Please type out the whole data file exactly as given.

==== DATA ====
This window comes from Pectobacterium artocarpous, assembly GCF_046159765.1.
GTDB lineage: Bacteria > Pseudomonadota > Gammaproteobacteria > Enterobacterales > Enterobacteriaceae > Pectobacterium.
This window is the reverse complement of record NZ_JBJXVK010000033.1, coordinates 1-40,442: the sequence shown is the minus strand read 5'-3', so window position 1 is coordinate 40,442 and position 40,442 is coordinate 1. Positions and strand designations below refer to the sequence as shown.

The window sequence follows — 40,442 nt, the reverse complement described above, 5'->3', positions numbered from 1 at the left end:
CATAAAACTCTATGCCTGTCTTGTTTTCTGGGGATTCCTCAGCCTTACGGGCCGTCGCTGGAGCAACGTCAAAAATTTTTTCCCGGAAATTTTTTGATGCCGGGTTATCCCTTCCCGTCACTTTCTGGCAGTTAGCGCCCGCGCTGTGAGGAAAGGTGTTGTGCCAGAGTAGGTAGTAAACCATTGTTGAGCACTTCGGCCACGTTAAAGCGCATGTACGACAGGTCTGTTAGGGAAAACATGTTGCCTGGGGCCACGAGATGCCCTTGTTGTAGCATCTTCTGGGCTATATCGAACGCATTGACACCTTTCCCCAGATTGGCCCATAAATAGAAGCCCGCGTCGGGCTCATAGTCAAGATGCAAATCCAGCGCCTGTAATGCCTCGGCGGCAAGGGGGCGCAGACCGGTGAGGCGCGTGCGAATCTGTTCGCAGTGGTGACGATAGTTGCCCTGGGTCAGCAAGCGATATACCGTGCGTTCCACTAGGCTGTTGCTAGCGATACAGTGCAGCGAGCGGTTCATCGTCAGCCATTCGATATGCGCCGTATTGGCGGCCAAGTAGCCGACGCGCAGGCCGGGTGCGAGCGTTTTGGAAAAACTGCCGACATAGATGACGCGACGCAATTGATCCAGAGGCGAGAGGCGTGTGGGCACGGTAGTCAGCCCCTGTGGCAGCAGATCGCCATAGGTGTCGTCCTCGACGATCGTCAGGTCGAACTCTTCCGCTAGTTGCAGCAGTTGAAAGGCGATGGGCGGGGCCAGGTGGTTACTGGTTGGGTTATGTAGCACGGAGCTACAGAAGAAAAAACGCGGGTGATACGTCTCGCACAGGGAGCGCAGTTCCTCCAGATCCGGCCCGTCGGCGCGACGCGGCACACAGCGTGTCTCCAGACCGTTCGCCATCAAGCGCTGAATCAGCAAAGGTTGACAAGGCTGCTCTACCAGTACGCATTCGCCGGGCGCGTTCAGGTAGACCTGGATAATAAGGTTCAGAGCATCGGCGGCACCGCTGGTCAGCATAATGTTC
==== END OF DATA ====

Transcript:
This window comes from Pectobacterium artocarpous, assembly GCF_046159765.1.
GTDB lineage: Bacteria > Pseudomonadota > Gammaproteobacteria > Enterobacterales > Enterobacteriaceae > Pectobacterium.
This window is the reverse complement of record NZ_JBJXVK010000033.1, coordinates 1-40,442: the sequence shown is the minus strand read 5'-3', so window position 1 is coordinate 40,442 and position 40,442 is coordinate 1. Positions and strand designations below refer to the sequence as shown.

The window sequence follows — 40,442 nt, the reverse complement described above, 5'->3', positions numbered from 1 at the left end:
CATAAAACTCTATGCCTGTCTTGTTTTCTGGGGATTCCTCAGCCTTACGGGCCGTCGCTGGAGCAACGTCAAAAATTTTTTCCCGGAAATTTTTTGATGCCGGGTTATCCCTTCCCGTCACTTTCTGGCAGTTAGCGCCCGCGCTGTGAGGAAAGGTGTTGTGCCAGAGTAGGTAGTAAACCATTGTTGAGCACTTCGGCCACGTTAAAGCGCATGTACGACAGGTCTGTTAGGGAAAACATGTTGCCTGGGGCCACGAGATGCCCTTGTTGTAGCATCTTCTGGGCTATATCGAACGCATTGACACCTTTCCCCAGATTGGCCCATAAATAGAAGCCCGCGTCGGGCTCATAGTCAAGATGCAAATCCAGCGCCTGTAATGCCTCGGCGGCAAGGGGGCGCAGACCGGTGAGGCGCGTGCGAATCTGTTCGCAGTGGTGACGATAGTTGCCCTGGGTCAGCAAGCGATATACCGTGCGTTCCACTAGGCTGTTGCTAGCGATACAGTGCAGCGAGCGGTTCATCGTCAGCCATTCGATATGCGCCGTATTGGCGGCCAAGTAGCCGACGCGCAGGCCGGGTGCGAGCGTTTTGGAAAAACTGCCGACATAGATGACGCGACGCAATTGATCCAGAGGCGAGAGGCGTGTGGGCACGGTAGTCAGCCCCTGTGGCAGCAGATCGCCATAGGTGTCGTCCTCGACGATCGTCAGGTCGAACTCTTCCGCTAGTTGCAGCAGTTGAAAGGCGATGGGCGGGGCCAGGTGGTTACTGGTTGGGTTATGTAGCACGGAGCTACAGAAGAAAAAACGCGGGTGATACGTCTCGCACAGGGAGCGCAGTTCCTCCAGATCCGGCCCGTCGGCGCGACGCGGCACACAGCGTGTCTCCAGACCGTTCGCCATCAAGCGCTGAATCAGCAAAGGTTGACAAGGCTGCTCTACCAGTACGCATTCGCCGGGCGCGTTCAGGTAGACCTGGATAATAAGGTTCAGAGCATCGGCGGCACCGCTGGTCAGCATAATGTTC